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What channel is Jake Paul vs. Ben Askren on tonight? How to watch, buy 2021 fight on pay-per-view

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What channel is Jake Paul vs. Ben Askren on tonight? How to watch, buy 2021 fight on pay-per-view

Whether you love him or hate him, you must admit that Jake Paul knows how to promote himself.

The YouTuber-turned-boxer was a big reason why last year’s Mike Tyson-Roy Jones Jr. pay-per-view hit more than one million purchases. Tyson headlined the card, of course, but FITE TV CEO Mike Weber told Yahoo Sports’ Kevin Iole that Paul’s knockout victory against former NBA player Nate Robinson shouldn’t be overlooked when discussing the success of the event. 

“Tyson is like Muhammad Ali; everyone knows the name. If you don’t follow boxing, if you don’t know a thing about boxing, you still know who Mike Tyson is,” Weber said. “One of the other reasons for the high [sales] success of this is Jake Paul. … If you want to give people on the card credit for sales, I think it’s fair to say Tyson brought in 40, 50 percent of the buyers. But Jake Paul brought in 40 percent, too, and Snoop Dogg [as a commentator] had a big impact.”

Now Paul is hoping to carry over the momentum of his last win when he faces retired mixed martial artist Ben Askren at the Mercedes-Benz Stadium in Atlanta on Saturday night. Paul has once again built up plenty of hype around the event and could be in line for a big payday. But will he be able to defeat someone with legitimate combat experience and prove he is more than just a novelty act?

Here’s everything you need to know about watching the Paul vs. Askren fight.

RELATED: Jake Paul accused of sexual assault by TikTok star

What channel is Jake Paul vs. Ben Askren on?

The Paul vs. Askren pay-per-view can be purchased in the United States for $49.99. Boxing fans can watch the fight by ordering through FITE.TV, Triller Fight Club or a cable or satellite TV provider. 

What time does Jake Paul vs. Ben Askren start?

  • Date: Saturday, April 17
  • Time: 9 p.m. ET | 6 p.m. PST

The Paul vs. Askren fight is expected to take place at approximately 9 p.m. ET on Saturday. There are three other fights on the card, so the main event could be pushed back depending on how long the earlier bouts last.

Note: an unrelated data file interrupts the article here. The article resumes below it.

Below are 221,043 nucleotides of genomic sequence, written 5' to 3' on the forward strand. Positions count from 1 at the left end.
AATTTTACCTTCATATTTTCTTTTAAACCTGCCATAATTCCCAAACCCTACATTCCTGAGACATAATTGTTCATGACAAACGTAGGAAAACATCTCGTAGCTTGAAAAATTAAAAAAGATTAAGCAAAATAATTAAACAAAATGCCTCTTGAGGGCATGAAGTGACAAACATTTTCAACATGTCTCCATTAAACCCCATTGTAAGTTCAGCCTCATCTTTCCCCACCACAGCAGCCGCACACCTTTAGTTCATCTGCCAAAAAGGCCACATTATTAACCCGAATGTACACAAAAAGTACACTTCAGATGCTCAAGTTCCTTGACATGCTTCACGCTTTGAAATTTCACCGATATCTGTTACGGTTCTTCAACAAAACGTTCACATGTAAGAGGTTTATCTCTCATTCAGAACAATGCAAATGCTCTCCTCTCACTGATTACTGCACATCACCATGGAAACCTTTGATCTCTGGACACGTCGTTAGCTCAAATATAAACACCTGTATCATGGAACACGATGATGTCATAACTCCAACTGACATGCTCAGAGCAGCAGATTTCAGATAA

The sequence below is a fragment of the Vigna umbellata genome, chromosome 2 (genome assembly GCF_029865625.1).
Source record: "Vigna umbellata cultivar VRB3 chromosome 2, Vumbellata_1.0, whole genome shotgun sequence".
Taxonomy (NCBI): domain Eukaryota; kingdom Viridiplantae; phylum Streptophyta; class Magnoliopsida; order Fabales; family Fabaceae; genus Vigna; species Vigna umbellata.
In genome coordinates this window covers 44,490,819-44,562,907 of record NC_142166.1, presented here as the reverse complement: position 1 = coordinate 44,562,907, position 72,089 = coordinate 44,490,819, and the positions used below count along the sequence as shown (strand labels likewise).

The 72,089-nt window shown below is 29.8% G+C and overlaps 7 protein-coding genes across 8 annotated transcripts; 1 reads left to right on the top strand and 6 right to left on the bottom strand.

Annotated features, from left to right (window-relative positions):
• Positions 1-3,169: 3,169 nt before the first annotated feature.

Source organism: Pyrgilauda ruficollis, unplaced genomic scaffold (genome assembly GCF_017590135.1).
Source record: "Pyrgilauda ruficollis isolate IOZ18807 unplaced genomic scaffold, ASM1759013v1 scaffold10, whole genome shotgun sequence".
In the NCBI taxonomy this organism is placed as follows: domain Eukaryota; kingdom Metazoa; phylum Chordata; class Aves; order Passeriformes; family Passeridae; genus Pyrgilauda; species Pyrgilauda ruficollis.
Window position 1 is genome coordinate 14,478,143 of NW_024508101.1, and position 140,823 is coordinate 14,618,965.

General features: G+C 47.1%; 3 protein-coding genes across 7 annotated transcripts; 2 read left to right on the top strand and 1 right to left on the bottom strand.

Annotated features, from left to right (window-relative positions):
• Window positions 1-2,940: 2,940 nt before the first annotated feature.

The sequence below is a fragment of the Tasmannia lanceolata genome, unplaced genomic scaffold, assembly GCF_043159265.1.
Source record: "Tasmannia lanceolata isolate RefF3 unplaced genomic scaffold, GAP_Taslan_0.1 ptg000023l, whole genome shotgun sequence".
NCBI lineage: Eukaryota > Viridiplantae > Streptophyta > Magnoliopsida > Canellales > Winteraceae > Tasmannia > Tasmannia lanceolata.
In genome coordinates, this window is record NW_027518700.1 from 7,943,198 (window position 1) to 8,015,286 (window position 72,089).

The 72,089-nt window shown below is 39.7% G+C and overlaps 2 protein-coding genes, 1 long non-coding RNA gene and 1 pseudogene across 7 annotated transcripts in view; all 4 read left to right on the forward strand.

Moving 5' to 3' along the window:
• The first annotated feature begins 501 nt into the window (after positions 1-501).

Jake Paul vs. Ben Askren card

  • Jake Paul vs. Ben Askren; Cruiserweights
  • Regis Prograis vs. Ivan Redkach; Junior Welterweights
  • Steve Cunningham vs. Frank Mir; Heavyweights
  • Joe Fournier vs. Reykon; Light Heavyweights

Jake Paul record and bio

Nationality: American
Born: January 17, 1997
Height: 6-1
Reach: 76 inches
Total fights: 2
Record: 2-0 (2 KOs)

Ben Askren record and bio

Nationality: American
Born: July 18, 1984
Height: 5-10
Reach: 72 inches
Total fights: 22
Record: 19-2-1 (6 KOs, 6 submissions, 7 decisions as MMA fighter)

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Clippers’ Paul George misses crucial free throws in stunning Game 2 loss to Suns

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Clippers' Paul George misses crucial free throws in stunning Game 2 loss to Suns

The box score from Tuesday’s Suns-Clippers game — a pivotal Game 2 win for Phoenix in the Western Conference finals — will show Paul George had a decent game.

Twenty-six points, on 10-of-23 shooting; six assists; six rebounds; and 5-of-10 shooting from the free throw line. He also scored his team’s last six points, all within the last minute, to help the Clippers to a 103-102 lead with just 8.2 seconds remaining.

The only stats that ultimately mattered in the Clippers’ 104-103 loss, however, were the final two free throws George — a career 84.7-percent free throw shooter — missed. They ultimately allowed Phoenix a chance at an unbelievable comeback victory, which may prove costly even as the series heads back to LA.

NBA MOCK DRAFT 2021: Who will Pistons, Rockets take with top picks?

Had George sunk both of those shots, the Suns would have needed a 3-pointer just to send the game to overtime. Had he sunk even one shot, they would have needed a 2-pointer. But he missed both, allowing the Suns to win on an inbound dunk with less than a second remaining: